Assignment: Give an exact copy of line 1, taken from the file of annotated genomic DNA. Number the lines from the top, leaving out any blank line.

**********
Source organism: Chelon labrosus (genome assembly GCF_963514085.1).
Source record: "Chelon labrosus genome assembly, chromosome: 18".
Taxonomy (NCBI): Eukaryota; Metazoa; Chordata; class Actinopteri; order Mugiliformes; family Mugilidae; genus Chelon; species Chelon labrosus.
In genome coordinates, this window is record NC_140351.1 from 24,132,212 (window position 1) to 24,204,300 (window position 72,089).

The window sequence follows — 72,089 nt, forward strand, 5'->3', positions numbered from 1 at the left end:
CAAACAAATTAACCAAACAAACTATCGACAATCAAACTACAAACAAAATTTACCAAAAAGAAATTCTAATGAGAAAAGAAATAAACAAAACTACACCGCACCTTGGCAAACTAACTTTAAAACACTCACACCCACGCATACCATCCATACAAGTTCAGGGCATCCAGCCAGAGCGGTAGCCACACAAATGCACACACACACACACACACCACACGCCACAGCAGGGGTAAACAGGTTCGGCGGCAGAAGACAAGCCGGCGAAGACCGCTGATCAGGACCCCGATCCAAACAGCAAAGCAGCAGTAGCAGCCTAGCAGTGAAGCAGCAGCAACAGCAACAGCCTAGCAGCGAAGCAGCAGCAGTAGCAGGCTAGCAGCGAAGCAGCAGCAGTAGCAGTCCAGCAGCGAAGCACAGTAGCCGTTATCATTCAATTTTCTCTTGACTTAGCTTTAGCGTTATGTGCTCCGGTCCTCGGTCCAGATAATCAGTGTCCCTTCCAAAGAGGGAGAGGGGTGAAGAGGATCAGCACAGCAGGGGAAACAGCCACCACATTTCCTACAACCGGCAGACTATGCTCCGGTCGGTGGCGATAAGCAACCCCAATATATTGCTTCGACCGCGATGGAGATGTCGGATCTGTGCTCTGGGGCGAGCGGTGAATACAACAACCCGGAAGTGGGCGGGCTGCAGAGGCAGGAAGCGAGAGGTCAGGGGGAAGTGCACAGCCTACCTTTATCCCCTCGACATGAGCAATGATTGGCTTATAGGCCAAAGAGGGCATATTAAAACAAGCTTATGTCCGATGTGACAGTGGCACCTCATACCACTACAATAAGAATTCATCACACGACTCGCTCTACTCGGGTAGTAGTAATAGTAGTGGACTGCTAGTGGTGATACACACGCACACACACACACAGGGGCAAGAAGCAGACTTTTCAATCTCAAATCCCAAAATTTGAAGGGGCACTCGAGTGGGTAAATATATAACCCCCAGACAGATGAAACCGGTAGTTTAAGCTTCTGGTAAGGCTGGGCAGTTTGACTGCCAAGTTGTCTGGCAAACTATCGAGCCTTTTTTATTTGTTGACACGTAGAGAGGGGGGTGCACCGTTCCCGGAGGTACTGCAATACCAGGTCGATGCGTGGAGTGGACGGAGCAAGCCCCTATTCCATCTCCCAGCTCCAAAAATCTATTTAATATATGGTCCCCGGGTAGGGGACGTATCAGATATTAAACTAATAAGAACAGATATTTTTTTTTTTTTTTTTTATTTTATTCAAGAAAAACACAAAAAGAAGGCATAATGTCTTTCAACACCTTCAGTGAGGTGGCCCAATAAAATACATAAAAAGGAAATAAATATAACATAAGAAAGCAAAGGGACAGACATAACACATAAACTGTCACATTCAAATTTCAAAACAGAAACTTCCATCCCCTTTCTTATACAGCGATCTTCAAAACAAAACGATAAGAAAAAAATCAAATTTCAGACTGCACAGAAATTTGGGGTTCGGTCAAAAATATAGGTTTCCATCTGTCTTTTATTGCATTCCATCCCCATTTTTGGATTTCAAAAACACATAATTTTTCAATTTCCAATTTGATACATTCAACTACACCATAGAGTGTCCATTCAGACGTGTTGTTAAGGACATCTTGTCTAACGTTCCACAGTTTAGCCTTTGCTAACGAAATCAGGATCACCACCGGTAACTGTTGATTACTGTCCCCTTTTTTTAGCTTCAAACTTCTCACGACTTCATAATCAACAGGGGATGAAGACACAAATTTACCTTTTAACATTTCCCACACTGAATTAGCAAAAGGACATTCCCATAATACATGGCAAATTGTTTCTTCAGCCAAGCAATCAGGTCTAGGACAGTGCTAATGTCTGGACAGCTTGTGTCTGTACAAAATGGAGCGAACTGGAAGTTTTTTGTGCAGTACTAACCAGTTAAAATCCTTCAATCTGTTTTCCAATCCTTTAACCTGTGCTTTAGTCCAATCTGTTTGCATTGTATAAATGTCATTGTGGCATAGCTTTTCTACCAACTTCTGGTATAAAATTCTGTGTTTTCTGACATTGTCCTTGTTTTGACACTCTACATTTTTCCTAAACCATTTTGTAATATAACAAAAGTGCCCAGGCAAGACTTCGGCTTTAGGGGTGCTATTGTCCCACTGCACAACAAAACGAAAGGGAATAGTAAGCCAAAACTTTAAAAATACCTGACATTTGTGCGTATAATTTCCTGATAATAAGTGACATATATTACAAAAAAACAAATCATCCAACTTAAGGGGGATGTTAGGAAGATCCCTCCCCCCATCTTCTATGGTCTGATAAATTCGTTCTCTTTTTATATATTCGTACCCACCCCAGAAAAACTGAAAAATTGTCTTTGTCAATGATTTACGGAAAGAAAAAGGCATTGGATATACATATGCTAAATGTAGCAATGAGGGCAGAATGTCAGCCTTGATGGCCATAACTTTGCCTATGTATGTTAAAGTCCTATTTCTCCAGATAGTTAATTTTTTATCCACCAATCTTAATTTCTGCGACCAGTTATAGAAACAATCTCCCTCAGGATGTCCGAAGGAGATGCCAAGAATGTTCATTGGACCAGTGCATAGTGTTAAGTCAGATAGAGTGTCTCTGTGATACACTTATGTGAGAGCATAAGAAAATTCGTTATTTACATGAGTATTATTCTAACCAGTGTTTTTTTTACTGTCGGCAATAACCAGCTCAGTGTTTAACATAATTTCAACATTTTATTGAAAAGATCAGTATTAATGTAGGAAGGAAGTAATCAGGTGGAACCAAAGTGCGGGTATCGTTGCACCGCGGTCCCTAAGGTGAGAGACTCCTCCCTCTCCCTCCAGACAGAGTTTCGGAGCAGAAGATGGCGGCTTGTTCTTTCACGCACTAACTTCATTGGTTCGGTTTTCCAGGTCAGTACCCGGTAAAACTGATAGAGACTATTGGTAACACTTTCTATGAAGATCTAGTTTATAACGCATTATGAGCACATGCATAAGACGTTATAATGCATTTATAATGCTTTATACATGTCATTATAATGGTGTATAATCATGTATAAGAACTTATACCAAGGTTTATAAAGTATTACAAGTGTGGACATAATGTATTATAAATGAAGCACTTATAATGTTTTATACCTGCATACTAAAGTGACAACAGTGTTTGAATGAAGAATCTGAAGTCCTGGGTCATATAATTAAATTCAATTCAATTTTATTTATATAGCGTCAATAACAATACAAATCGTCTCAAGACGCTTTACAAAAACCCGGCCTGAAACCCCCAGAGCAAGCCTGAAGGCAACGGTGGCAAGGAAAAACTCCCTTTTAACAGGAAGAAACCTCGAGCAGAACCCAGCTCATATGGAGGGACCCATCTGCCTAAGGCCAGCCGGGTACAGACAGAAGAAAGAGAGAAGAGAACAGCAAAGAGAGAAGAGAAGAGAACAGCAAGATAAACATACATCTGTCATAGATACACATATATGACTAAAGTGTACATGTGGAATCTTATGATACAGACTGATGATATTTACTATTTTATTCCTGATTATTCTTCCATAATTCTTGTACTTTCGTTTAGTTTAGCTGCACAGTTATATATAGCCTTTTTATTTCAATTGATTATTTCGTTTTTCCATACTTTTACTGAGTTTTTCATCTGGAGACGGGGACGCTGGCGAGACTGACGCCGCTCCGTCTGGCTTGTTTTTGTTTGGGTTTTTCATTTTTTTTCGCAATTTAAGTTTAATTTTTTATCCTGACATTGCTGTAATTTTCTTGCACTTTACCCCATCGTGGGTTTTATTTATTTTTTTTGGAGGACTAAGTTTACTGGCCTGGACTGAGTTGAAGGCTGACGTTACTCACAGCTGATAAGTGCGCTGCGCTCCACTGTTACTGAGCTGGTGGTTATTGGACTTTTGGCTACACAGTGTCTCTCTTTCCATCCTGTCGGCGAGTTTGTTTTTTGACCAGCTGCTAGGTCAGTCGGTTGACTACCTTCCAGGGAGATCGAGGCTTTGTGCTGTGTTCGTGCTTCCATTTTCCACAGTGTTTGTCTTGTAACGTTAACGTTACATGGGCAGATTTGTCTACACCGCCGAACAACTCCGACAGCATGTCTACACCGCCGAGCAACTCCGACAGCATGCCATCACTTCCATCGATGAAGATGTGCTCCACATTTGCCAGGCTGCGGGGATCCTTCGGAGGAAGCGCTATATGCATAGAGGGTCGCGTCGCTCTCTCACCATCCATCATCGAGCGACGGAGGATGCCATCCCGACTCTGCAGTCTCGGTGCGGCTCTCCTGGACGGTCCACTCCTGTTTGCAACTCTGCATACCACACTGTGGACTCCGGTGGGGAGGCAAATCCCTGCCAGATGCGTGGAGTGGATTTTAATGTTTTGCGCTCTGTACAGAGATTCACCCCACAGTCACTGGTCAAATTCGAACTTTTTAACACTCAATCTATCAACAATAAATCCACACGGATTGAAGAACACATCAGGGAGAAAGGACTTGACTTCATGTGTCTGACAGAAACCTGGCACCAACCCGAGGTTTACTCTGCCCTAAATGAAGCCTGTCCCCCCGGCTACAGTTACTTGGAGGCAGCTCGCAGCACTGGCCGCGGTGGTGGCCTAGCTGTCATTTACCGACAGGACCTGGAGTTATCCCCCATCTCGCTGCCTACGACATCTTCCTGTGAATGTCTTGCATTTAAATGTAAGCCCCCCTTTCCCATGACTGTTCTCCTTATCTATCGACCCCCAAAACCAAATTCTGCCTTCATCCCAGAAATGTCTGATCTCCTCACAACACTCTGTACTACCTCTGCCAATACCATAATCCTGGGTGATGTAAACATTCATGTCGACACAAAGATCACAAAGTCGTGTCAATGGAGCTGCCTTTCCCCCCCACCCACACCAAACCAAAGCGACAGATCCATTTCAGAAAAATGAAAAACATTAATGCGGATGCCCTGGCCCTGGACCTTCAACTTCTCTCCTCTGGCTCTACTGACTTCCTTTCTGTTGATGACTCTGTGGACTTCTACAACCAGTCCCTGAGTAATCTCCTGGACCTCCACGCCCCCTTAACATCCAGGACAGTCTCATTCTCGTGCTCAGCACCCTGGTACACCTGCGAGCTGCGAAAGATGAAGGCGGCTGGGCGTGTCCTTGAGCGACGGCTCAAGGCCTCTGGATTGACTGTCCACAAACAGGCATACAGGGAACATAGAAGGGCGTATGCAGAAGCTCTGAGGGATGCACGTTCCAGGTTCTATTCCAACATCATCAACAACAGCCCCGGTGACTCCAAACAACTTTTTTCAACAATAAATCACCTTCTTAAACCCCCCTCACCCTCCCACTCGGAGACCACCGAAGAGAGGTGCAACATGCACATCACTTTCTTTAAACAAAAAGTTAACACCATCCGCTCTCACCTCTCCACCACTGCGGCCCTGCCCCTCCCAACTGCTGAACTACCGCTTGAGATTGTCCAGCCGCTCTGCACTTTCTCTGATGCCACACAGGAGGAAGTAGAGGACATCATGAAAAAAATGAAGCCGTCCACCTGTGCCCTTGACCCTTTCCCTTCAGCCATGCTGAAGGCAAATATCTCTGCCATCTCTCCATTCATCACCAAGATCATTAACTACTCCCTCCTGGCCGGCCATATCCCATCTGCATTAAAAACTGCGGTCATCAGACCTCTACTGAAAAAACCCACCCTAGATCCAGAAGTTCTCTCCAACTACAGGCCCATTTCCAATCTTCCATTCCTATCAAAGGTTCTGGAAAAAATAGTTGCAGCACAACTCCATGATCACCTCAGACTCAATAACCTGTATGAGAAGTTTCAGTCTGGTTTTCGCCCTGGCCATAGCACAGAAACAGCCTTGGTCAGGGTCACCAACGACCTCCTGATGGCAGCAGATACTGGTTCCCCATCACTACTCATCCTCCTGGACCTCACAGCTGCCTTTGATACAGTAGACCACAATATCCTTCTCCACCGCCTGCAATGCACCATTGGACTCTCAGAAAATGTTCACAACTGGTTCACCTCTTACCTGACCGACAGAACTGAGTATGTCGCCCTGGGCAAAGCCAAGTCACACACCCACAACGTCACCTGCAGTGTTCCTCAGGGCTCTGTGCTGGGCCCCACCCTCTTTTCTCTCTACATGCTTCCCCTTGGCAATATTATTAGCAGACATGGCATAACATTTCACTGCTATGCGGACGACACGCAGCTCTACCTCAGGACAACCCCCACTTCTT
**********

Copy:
Source organism: Chelon labrosus (genome assembly GCF_963514085.1).